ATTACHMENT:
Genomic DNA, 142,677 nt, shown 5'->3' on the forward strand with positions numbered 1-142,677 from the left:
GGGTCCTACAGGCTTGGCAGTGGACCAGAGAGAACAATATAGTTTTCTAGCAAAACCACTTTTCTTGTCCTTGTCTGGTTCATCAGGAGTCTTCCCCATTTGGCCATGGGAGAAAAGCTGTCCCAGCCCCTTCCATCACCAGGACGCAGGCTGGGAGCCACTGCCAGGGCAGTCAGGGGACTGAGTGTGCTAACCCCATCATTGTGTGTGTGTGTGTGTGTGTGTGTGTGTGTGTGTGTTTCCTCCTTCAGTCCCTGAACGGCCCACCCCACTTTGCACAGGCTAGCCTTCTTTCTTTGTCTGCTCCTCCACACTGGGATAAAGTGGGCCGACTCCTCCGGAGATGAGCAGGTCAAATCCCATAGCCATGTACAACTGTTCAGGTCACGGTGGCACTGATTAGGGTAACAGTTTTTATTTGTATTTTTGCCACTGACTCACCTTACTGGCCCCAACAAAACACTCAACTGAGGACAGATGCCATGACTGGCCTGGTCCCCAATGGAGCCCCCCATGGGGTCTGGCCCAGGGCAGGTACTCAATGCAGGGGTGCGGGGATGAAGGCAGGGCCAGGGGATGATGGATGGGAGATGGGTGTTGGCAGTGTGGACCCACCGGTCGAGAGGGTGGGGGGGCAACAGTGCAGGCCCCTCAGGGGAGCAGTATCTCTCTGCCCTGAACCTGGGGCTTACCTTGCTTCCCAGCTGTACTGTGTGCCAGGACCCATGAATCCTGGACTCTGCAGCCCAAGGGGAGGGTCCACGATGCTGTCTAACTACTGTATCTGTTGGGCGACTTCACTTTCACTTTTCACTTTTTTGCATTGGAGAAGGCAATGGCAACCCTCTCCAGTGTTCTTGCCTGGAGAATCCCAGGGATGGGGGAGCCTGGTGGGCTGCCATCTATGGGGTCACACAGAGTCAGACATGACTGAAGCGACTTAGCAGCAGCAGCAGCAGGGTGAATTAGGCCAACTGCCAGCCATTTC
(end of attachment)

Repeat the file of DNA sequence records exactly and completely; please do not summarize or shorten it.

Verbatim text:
Genomic DNA, 142,677 nt, shown 5'->3' on the forward strand with positions numbered 1-142,677 from the left:
GGGTCCTACAGGCTTGGCAGTGGACCAGAGAGAACAATATAGTTTTCTAGCAAAACCACTTTTCTTGTCCTTGTCTGGTTCATCAGGAGTCTTCCCCATTTGGCCATGGGAGAAAAGCTGTCCCAGCCCCTTCCATCACCAGGACGCAGGCTGGGAGCCACTGCCAGGGCAGTCAGGGGACTGAGTGTGCTAACCCCATCATTGTGTGTGTGTGTGTGTGTGTGTGTGTGTGTGTGTGTTTCCTCCTTCAGTCCCTGAACGGCCCACCCCACTTTGCACAGGCTAGCCTTCTTTCTTTGTCTGCTCCTCCACACTGGGATAAAGTGGGCCGACTCCTCCGGAGATGAGCAGGTCAAATCCCATAGCCATGTACAACTGTTCAGGTCACGGTGGCACTGATTAGGGTAACAGTTTTTATTTGTATTTTTGCCACTGACTCACCTTACTGGCCCCAACAAAACACTCAACTGAGGACAGATGCCATGACTGGCCTGGTCCCCAATGGAGCCCCCCATGGGGTCTGGCCCAGGGCAGGTACTCAATGCAGGGGTGCGGGGATGAAGGCAGGGCCAGGGGATGATGGATGGGAGATGGGTGTTGGCAGTGTGGACCCACCGGTCGAGAGGGTGGGGGGGCAACAGTGCAGGCCCCTCAGGGGAGCAGTATCTCTCTGCCCTGAACCTGGGGCTTACCTTGCTTCCCAGCTGTACTGTGTGCCAGGACCCATGAATCCTGGACTCTGCAGCCCAAGGGGAGGGTCCACGATGCTGTCTAACTACTGTATCTGTTGGGCGACTTCACTTTCACTTTTCACTTTTTTGCATTGGAGAAGGCAATGGCAACCCTCTCCAGTGTTCTTGCCTGGAGAATCCCAGGGATGGGGGAGCCTGGTGGGCTGCCATCTATGGGGTCACACAGAGTCAGACATGACTGAAGCGACTTAGCAGCAGCAGCAGCAGGGTGAATTAGGCCAACTGCCAGCCATTTC